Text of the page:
Judge Evans is a native of the Keystone State, but the family is of Welsh origin. His paternal grandfather was a native of north Wales, while his grandmother was from south Wales. They came to America when children and settled with their parents in Pennsylvania. The maternal grandfather of the Judge was named Lloyd, and was a man of prominence in his day. It was through his influence that a new county was formed in Pennsylvania, which he named Cam- bria, in honor of the land of his birth, Cambria having been the ancient name of Wales. He laid out and founded a town, the county seat of the new county, which he named for his son, calling it Ebensburg. He was a prominent min- ister of the gospel and a man of much note.
Judge Evans is the son of David and Anna (Lloyd) Evans, and was bom at Ebensburg, Pennsylvania, April 17, 1829. His father was a stone-mason and contractor, and aided in the con- struction of the famous Portage road across the mountains in Pennsylvania. This was in the early days of railroading and the Portage road was considered a wonderful engineering achievement. With the money earned in the construction of this road, Mr. Evans purchased a farm and re- tired to rural pursuits.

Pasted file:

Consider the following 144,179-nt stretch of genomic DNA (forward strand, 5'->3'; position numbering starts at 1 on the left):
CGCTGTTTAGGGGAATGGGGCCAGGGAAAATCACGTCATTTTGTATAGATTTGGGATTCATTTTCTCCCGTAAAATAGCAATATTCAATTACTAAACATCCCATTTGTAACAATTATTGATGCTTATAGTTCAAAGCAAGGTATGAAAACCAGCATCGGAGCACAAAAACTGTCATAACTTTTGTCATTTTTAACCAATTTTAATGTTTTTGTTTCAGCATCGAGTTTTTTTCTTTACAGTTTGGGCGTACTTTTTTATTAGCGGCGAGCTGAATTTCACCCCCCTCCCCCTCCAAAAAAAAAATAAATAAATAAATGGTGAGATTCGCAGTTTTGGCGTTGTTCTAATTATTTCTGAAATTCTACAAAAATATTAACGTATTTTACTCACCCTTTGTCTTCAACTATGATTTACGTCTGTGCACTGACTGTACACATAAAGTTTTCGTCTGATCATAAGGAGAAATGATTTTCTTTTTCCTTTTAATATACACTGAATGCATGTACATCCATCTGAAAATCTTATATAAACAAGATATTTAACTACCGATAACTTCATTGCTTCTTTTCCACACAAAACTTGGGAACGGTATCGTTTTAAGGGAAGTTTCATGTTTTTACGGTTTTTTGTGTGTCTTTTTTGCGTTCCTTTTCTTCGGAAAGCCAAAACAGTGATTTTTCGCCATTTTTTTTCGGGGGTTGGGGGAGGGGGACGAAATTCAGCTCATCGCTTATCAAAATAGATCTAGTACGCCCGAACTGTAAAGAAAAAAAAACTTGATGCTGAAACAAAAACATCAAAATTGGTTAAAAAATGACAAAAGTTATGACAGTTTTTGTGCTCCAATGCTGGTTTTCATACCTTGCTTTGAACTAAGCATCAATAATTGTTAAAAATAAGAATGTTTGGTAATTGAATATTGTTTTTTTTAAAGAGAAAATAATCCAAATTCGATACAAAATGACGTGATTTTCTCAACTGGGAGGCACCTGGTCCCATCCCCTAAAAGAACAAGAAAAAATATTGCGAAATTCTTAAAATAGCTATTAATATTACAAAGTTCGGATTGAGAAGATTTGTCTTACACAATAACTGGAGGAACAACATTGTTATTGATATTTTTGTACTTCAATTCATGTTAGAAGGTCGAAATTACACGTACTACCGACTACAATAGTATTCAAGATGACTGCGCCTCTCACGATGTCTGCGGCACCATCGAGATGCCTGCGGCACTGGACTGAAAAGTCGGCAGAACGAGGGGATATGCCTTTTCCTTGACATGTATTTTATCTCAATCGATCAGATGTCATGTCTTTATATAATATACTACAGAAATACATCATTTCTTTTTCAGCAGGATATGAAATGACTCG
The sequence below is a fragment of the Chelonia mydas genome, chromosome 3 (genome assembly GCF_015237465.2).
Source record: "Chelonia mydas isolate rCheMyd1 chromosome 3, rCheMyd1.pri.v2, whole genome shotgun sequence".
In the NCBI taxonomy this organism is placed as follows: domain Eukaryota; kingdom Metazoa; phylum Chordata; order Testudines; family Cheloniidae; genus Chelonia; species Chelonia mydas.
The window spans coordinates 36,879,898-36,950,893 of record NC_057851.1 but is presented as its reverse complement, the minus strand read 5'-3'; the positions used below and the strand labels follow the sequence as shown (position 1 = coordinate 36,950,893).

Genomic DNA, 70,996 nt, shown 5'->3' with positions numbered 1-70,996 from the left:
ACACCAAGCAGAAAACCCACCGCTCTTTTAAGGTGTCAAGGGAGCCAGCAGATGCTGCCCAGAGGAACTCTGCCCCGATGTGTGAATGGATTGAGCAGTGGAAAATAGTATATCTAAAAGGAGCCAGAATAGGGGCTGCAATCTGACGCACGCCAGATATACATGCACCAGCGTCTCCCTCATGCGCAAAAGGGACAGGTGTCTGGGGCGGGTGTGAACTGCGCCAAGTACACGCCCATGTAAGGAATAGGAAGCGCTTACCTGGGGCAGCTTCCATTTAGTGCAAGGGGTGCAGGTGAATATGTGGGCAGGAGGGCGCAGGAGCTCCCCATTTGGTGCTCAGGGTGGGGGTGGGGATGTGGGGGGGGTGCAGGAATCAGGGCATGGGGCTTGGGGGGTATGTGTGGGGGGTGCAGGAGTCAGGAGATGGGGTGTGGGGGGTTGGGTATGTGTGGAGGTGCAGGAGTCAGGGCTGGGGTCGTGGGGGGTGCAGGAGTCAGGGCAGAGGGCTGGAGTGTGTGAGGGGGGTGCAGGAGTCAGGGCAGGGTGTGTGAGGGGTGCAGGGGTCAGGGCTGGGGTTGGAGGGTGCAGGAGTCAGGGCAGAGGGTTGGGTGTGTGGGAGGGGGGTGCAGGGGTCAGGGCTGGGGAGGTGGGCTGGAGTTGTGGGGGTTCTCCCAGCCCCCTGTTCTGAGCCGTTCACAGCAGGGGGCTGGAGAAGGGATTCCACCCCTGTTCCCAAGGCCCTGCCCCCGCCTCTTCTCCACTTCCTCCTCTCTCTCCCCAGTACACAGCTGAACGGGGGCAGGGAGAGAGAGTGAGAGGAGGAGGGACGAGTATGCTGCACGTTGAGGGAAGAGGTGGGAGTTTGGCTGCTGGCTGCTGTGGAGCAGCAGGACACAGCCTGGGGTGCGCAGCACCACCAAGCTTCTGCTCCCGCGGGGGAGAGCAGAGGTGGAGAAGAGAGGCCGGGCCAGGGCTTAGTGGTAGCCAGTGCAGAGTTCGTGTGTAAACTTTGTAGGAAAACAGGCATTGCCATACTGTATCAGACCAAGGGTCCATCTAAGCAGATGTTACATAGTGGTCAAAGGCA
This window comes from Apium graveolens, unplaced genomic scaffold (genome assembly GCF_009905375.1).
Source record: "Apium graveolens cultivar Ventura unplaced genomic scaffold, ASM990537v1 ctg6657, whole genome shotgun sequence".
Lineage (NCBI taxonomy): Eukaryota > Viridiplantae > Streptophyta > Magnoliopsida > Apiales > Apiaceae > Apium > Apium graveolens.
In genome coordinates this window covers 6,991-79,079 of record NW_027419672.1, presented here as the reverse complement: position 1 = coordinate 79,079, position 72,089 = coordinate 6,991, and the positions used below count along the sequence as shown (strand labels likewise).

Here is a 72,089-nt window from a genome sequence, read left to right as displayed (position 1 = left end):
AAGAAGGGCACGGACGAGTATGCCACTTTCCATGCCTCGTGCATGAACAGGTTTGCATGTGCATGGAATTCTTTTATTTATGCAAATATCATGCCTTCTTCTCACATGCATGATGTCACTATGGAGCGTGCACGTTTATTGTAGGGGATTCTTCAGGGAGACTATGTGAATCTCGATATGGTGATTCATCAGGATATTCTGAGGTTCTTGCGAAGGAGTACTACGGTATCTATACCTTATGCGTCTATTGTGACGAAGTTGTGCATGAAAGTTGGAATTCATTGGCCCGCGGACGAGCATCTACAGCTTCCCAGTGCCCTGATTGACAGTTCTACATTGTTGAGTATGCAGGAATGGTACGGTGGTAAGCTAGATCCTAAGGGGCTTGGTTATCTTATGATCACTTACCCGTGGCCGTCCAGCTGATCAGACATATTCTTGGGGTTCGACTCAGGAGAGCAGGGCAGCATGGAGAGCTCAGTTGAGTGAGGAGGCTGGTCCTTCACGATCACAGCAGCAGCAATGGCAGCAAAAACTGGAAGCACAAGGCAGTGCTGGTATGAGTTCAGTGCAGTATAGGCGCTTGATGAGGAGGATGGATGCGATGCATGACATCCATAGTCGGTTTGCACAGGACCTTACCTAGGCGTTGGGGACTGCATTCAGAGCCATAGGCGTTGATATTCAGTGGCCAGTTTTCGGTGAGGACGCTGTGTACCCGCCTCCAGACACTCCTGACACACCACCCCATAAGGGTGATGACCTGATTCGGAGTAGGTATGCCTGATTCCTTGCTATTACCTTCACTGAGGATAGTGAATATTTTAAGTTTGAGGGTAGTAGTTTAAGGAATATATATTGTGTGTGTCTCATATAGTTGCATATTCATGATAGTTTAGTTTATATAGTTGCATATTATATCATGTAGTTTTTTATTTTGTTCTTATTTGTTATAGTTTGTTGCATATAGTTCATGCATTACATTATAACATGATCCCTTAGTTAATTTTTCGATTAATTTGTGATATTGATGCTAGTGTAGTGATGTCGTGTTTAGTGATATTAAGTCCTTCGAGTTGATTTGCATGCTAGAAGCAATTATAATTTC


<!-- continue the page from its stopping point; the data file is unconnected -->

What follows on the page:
Judge Evans may in the strictest sense of the word be termed self-educated. He was never in a schoolroom until he was ten years of age, and then spent only abotit two winter months of each year in pursuing his studies there. He was, however, of a studious disposition, and by course of self-instruction became qualified to teach and taught one or two terms, after which he went to Hiram, Ohio, attending the institute at that place. During the summer months he worked in the hanest fields for the money to defray his expenses during a school term. After leaving Hiram he went to southern Ohio, where he taught for five or six years, and during the time attended the Normal Institute at Lebanon, Ohio, for one term. In the meantime, also, while en- gaged in teaching, he had taken up the study of law, and in i860 entered upon a course of study in the law department of the L^niversity of Mich- igan, at Ann Arbor, at which institution he grad- uated in 1863. After leaving Ann Arbor he en- listed in the army, but soon contracted typhoid fever and had to return home.